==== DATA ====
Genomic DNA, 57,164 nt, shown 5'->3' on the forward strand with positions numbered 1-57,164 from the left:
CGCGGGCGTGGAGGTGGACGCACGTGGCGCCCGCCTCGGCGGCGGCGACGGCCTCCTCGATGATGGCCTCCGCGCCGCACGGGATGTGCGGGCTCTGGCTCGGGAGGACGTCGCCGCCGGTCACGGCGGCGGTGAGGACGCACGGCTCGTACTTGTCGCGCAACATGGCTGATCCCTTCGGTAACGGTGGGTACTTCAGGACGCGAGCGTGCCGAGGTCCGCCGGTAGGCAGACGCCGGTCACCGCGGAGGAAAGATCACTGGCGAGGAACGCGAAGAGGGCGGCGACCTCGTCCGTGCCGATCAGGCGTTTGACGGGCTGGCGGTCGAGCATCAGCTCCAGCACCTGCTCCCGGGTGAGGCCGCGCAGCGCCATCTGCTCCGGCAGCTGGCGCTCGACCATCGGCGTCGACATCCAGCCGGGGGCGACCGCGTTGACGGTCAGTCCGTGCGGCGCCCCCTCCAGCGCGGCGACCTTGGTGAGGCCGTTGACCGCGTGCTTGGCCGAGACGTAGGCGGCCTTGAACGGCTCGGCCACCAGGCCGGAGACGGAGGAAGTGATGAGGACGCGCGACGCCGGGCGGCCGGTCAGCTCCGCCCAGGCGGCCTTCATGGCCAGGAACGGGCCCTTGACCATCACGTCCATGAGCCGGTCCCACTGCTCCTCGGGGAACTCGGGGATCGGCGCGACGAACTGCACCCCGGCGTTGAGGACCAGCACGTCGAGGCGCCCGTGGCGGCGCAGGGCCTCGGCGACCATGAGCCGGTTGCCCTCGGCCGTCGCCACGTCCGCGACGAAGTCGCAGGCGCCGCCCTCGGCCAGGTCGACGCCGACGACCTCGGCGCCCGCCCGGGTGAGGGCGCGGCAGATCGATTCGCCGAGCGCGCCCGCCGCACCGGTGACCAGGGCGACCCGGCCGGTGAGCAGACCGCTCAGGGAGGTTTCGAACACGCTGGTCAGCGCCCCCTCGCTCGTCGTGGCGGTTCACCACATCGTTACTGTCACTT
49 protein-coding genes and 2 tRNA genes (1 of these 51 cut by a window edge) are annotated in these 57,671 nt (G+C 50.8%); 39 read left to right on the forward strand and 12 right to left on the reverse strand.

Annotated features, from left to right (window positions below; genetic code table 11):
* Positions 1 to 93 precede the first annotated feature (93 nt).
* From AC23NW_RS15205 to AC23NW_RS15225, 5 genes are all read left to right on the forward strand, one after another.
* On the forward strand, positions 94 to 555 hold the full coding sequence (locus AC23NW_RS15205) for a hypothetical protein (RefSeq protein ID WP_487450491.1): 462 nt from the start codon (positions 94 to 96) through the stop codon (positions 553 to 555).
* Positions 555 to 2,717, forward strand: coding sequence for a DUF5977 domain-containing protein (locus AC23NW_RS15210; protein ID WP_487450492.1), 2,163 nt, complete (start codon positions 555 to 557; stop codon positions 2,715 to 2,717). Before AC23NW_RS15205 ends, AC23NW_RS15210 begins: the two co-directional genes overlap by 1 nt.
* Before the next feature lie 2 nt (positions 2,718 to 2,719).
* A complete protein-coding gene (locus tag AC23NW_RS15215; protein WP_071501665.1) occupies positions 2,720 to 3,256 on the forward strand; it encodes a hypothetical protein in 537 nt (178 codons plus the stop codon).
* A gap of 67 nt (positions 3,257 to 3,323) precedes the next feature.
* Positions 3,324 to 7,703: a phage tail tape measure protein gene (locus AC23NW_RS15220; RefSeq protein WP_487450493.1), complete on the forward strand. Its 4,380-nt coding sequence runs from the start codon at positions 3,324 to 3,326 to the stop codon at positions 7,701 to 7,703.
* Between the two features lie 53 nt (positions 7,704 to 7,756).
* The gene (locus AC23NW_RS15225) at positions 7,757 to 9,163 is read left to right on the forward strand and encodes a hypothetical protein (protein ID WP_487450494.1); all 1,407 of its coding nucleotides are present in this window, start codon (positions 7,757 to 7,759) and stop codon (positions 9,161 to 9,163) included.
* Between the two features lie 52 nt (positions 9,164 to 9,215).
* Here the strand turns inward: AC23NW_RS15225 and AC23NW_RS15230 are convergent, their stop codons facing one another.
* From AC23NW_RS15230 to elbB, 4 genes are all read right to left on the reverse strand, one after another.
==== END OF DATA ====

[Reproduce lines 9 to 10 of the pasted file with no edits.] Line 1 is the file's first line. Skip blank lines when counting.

* Before the next feature lie 2 nt (positions 2,718 to 2,719).
* A complete protein-coding gene (locus tag AC23NW_RS15215; protein WP_071501665.1) occupies positions 2,720 to 3,256 on the forward strand; it encodes a hypothetical protein in 537 nt (178 codons plus the stop codon).